Indian delights

An unpretentious space to enjoy the delights of the subcontinent's street food

Sep 28, 2011 at 9:37 pm
Chili paneer from Garden City's Krishna Catering & Restaurant.
Chili paneer from Garden City's Krishna Catering & Restaurant.

Krishna Catering & Restaurant

28636 Ford Rd., Garden City

734-513-FOOD (3663)

Handicap accessible

Entrées: $6.50-$8.50

One of many unpretentious restaurants catering to the west side's Indian population, Krishna caught my attention because of its Groupon. It's a bare-bones operation with plasticware, serve-yourself water from a cooler, just eight back-to-back tables and lots of carryout.

What's the need of a Groupon, one might ask, when some dishes go for $3.50 and the max is $8.50? It's embarrassing when your after-Groupon bill comes to $4.38 (plus a big tip). But it brings 'em into the shop, and perhaps last month's Groupon will introduce more folks not from the subcontinent to the delights of vegetarian Indian food, both street food and more.

Proprietors Manu and Ila Patel, who opened Krishna in 1994 as one of the early Indian restaurants in the area, say their dishes come from north and south India, Gujarat and Punjab, and there's a selection of "Indian-Chinese Fusion" dishes too, a recognized subset of Indian cuisine. Ila learned to cook in a Hindu temple in Kenya.

You'll recognize the chutneys, sambar, samosas and dosas and, if you've been to street-food restaurants, you know about chats, the snacks that throw together a wide range of seemingly disparate ingredients (perhaps chopped-up samosas, yogurt, chickpeas, onion, cilantro and some form of potatoes). The menu is quite different from those at the more upscale sit-down Indian places, all of which seem the same. No kormas, curries or vindaloos, and, of course, no meat. Spice levels aren't specified.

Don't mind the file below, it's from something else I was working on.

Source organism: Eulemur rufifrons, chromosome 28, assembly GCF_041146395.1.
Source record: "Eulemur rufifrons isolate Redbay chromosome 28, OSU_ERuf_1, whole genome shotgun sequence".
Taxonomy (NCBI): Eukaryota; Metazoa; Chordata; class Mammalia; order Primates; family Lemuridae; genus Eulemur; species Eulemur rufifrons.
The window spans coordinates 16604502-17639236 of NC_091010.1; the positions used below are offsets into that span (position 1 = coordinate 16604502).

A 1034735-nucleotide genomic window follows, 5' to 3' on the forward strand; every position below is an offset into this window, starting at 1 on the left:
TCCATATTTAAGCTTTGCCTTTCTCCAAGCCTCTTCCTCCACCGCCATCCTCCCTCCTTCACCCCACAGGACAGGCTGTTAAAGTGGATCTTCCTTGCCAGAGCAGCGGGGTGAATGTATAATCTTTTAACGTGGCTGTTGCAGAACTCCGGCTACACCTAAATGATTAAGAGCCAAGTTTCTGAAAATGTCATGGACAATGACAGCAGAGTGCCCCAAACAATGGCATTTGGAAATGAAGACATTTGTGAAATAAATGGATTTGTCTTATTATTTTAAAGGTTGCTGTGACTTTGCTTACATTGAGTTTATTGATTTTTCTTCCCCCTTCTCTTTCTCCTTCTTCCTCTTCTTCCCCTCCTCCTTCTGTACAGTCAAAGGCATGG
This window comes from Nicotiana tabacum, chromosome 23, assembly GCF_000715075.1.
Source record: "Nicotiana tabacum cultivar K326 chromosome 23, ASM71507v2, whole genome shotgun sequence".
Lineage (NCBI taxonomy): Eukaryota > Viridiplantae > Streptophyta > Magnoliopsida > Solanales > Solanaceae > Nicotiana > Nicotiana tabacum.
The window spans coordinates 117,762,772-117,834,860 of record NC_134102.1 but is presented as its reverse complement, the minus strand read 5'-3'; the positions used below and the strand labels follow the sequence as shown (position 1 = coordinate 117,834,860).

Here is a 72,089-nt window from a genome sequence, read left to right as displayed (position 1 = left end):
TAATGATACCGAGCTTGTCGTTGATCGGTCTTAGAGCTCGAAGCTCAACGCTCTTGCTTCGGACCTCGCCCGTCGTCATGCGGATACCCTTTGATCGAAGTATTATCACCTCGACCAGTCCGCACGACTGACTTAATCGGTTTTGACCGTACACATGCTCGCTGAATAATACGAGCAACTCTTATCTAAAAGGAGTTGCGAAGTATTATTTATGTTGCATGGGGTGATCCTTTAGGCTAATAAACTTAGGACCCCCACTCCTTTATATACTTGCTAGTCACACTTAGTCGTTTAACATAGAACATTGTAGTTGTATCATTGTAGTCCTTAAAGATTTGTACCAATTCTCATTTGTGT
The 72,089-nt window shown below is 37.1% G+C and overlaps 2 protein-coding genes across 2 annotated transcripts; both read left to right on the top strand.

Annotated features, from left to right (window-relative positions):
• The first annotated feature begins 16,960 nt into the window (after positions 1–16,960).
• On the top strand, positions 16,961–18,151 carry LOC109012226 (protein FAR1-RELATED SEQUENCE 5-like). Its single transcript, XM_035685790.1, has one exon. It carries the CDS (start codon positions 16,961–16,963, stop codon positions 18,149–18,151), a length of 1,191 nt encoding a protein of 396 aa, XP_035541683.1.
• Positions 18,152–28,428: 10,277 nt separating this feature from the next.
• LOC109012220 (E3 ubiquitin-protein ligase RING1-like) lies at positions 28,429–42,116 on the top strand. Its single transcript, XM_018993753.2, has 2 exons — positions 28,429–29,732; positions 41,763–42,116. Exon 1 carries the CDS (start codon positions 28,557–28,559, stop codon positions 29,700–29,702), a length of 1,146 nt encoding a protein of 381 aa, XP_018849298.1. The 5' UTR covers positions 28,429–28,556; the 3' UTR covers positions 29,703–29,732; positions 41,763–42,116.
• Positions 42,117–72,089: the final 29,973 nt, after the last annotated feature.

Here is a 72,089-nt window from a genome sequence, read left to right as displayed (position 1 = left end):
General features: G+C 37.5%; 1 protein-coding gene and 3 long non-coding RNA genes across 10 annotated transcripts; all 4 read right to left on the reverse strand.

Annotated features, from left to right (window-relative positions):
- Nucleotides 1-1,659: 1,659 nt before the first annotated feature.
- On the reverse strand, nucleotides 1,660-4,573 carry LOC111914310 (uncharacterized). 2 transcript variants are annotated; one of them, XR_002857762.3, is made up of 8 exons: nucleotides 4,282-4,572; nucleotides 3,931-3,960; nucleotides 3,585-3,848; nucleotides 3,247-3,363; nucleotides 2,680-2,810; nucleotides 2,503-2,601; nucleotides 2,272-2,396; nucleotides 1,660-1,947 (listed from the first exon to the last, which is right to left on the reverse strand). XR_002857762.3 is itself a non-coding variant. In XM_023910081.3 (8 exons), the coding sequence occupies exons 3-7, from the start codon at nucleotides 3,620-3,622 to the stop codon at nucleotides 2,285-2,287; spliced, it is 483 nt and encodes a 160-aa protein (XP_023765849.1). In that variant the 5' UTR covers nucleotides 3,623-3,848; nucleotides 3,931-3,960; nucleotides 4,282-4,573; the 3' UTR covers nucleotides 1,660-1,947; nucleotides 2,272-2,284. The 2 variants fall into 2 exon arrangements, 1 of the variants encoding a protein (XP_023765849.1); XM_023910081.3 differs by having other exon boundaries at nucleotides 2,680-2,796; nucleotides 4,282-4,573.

The most unusual dish I tried on the very long menu was khaman dhokala. It's cubes that looks like cornbread but are actually steamed chickpea batter, with sprinkles of shredded coconut and cilantro on top, a good combo.

The most delicious was a standard masala dosa. Dosas are thin crêpes of rice and black lentil flour from South India. My friends and I tried three different dosas, and each was a different color, texture and shape. The Patels' daughter Radhika Issac explained that different fillings and different lengths of time on the grill cause the variation. The masala dosa is a very thin, pale yellow square, rolled into a foot-long tube and half filled with a bright yellow vegetable mixture, mostly potatoes, not hot, and the tastier for it. One of the chutneys served with it is a soothing pale green coconut number, an adornment to anything it touches.

The Mysore masala dosa, in contrast, is a red-gold pancake, folded over a turmeric-flavored mix of carrots, peas, onions and potatoes, also not spicy, also delicious, while the rava dosa, made with farina, is crisp and stark white.

Sambar comes with the dosas, for dipping, though it can also stand alone as a thick, golden soup, with potatoes and, one night, whole red cayenne peppers.

Idli chat seems to be on perpetual $3.50 "special." It's a kitchen-sink-type mix of chunks of idli (which are also made from rice and black lentils, but steamed, and thicker, like big croutons), tossed with yogurt, tamarind sauce and various chutneys, and topped with what looks like little potato sticks. This sed is actually some trouble to make: it's chickpea batter, put through a strainer, deep-fried and then crumbled. Chats are not gourmet food, there's a lot going on, but it works.

Aloo paratha is a thin spicy brown pancake stuffed with mashed potatoes, fried on a griddle and very simple. Samosas are standard, though I must say my first bite put me in mind of a doughnut, given the never-unwelcome taste of fried dough. Deep-fried potato cutlets are rather soft, not crisp outside like a latke, and not very spicy. Mattar paneer, peas and cubes of mild fresh Indian cheese, is also standard, pretty spicy, the peas perhaps too soft.

Less successful dishes were vegetable uttapam, also made of lentil and rice flours, a none-too-flavorful white pancake studded with bits of carrots and peas that get lightly charred as the pancake cooks. The outside has no crispness or flakiness, so the texture is slick. In "Chinese noodles," the vegetables are sparse, mostly onions and cabbage, and there's just one flavor — hot.

No, Western reader, the Patels do not serve your favorite bread, naan. But they do have puri, and you may like the dosas almost as much. And, yes, they make fine mango lassis, at $2.25 for 8 ounces. 

Krishna is open 11 a.m. to 9 p.m. Tuesday to Thursday, 11 a.m.-10 p.m. Friday and Saturday, and noon to 8 p.m. Sunday. The lunch buffet, from 11 a.m. to 3 p.m. each day, is $8.75 most days and $5 on Tuesdays.